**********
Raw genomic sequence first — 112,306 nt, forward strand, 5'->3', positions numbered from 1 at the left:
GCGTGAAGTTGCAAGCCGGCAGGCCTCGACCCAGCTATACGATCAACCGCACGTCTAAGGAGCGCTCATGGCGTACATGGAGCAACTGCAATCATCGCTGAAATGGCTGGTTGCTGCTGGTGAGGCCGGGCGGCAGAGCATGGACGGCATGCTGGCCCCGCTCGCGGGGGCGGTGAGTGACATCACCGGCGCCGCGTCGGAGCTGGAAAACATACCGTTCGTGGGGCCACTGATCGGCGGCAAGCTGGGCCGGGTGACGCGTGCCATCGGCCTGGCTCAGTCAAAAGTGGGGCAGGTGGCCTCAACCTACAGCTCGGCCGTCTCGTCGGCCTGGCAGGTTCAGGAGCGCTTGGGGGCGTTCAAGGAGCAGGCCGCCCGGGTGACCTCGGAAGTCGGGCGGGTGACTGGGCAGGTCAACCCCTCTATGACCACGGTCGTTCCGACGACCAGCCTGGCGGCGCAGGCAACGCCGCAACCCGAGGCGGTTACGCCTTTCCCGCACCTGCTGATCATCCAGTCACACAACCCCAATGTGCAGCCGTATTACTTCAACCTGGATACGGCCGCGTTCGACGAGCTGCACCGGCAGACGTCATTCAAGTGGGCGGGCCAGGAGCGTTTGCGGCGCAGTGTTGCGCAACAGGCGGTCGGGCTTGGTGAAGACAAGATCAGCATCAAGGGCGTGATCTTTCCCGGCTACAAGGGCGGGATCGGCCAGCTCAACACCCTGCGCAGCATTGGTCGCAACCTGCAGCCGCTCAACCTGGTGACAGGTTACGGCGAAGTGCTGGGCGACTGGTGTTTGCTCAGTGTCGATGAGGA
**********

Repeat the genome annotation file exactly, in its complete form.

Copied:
Raw genomic sequence first — 112,306 nt, forward strand, 5'->3', positions numbered from 1 at the left:
GCGTGAAGTTGCAAGCCGGCAGGCCTCGACCCAGCTATACGATCAACCGCACGTCTAAGGAGCGCTCATGGCGTACATGGAGCAACTGCAATCATCGCTGAAATGGCTGGTTGCTGCTGGTGAGGCCGGGCGGCAGAGCATGGACGGCATGCTGGCCCCGCTCGCGGGGGCGGTGAGTGACATCACCGGCGCCGCGTCGGAGCTGGAAAACATACCGTTCGTGGGGCCACTGATCGGCGGCAAGCTGGGCCGGGTGACGCGTGCCATCGGCCTGGCTCAGTCAAAAGTGGGGCAGGTGGCCTCAACCTACAGCTCGGCCGTCTCGTCGGCCTGGCAGGTTCAGGAGCGCTTGGGGGCGTTCAAGGAGCAGGCCGCCCGGGTGACCTCGGAAGTCGGGCGGGTGACTGGGCAGGTCAACCCCTCTATGACCACGGTCGTTCCGACGACCAGCCTGGCGGCGCAGGCAACGCCGCAACCCGAGGCGGTTACGCCTTTCCCGCACCTGCTGATCATCCAGTCACACAACCCCAATGTGCAGCCGTATTACTTCAACCTGGATACGGCCGCGTTCGACGAGCTGCACCGGCAGACGTCATTCAAGTGGGCGGGCCAGGAGCGTTTGCGGCGCAGTGTTGCGCAACAGGCGGTCGGGCTTGGTGAAGACAAGATCAGCATCAAGGGCGTGATCTTTCCCGGCTACAAGGGCGGGATCGGCCAGCTCAACACCCTGCGCAGCATTGGTCGCAACCTGCAGCCGCTCAACCTGGTGACAGGTTACGGCGAAGTGCTGGGCGACTGGTGTTTGCTCAGTGTCGATGAGGA